Almost two-thirds of people with diabetes do not have a personal care plan to help them manage their condition, research suggests.
Diabetes UK said there is “strong evidence” that having a plan improves health and cuts the chances of serious complications such as kidney failure, amputation, stroke and heart attack.
Its poll of more than 1,600 people with diabetes found 65% had no care plan in place, even though having a plan is recommended by the National Institute of Health and Care Excellence.
This is despite the fact that treating complications accounts for 80% of the £10bn the NHS spends every year on diabetes, it said.
“It is about giving the person with diabetes the opportunity to work together with their healthcare team”
Baroness Barbara Young, chief executive of Diabetes UK, said: “We know that personalised care planning helps put people with diabetes in the driving seat and, crucially, gives them a better chance of a long and healthy life.
“After all, healthcare professionals might only spend a few hours a year with someone with diabetes, while it is the person who has the condition who has to manage it the rest of the time.
She added: “Personalised care planning is not about a person having a sheet on the file at their GP surgery that says ‘personal care plan’.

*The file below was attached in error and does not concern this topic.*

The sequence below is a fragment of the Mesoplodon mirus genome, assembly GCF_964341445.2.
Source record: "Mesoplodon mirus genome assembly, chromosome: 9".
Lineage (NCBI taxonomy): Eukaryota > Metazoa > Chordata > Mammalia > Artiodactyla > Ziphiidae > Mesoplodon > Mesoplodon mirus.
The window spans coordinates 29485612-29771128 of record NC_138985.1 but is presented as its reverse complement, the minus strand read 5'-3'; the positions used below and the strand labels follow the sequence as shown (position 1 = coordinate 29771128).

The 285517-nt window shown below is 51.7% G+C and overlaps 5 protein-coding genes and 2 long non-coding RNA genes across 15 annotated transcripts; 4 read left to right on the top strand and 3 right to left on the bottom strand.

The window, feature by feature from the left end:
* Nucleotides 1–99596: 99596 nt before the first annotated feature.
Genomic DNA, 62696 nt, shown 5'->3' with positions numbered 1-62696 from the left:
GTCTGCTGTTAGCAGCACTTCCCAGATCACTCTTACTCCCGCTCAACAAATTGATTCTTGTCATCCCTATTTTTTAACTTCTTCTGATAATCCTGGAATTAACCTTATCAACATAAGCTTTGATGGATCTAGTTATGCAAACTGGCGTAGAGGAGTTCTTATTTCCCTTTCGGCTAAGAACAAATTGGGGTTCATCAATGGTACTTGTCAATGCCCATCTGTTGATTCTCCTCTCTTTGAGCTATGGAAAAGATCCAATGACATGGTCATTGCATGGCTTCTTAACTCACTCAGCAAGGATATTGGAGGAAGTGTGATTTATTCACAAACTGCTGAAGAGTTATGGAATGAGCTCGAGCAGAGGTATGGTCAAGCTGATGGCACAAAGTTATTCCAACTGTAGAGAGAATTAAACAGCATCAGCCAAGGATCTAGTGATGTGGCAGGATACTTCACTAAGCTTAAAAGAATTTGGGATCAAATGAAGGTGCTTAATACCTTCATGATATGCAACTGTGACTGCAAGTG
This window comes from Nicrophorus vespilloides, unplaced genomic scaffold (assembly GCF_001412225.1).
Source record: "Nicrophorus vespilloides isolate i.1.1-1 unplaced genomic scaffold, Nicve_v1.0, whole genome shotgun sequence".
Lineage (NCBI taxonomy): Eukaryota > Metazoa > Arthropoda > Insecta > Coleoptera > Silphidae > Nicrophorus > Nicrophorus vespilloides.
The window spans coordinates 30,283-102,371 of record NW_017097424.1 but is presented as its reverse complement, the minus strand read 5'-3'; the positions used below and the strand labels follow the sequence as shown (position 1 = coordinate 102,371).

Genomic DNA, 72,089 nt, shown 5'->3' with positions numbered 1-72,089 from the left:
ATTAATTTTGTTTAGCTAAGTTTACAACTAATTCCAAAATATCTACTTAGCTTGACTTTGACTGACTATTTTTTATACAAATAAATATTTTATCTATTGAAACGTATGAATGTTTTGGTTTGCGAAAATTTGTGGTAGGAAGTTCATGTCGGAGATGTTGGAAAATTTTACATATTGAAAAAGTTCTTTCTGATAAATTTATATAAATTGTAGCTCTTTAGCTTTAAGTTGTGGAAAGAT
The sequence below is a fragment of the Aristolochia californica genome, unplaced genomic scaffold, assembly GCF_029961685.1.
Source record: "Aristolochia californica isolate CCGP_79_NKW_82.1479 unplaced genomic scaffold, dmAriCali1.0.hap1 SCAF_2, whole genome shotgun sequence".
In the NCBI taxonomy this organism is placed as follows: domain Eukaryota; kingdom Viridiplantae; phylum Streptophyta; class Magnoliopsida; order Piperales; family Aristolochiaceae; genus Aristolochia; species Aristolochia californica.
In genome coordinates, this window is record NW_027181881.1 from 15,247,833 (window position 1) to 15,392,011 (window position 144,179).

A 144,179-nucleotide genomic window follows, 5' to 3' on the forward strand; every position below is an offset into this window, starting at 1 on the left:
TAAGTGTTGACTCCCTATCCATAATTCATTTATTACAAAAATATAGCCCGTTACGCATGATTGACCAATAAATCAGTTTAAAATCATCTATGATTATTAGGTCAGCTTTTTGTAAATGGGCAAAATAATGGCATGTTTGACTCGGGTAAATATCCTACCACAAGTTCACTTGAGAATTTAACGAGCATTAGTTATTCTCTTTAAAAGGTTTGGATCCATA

“To be effective, it must not be a tick-box exercise. It is about giving the person with diabetes the opportunity to work together with their healthcare team to be more informed, more vocal and play a bigger role in their care.
“For example, they should come prepared with the results of their tests and be ready to have a meaningful conversation about what needs to be done next.
“This might result in attending structured education, trying new medication or being referred to a slimming club. It’s about giving people the right information and ability to access help when they need it.”
Baroness Young said: “We need to get the message across to the NHS that if people with diabetes do not have personalised care planning at the moment, then this needs to be rectified urgently and in some cases this will need to be built into the development of diabetes services.”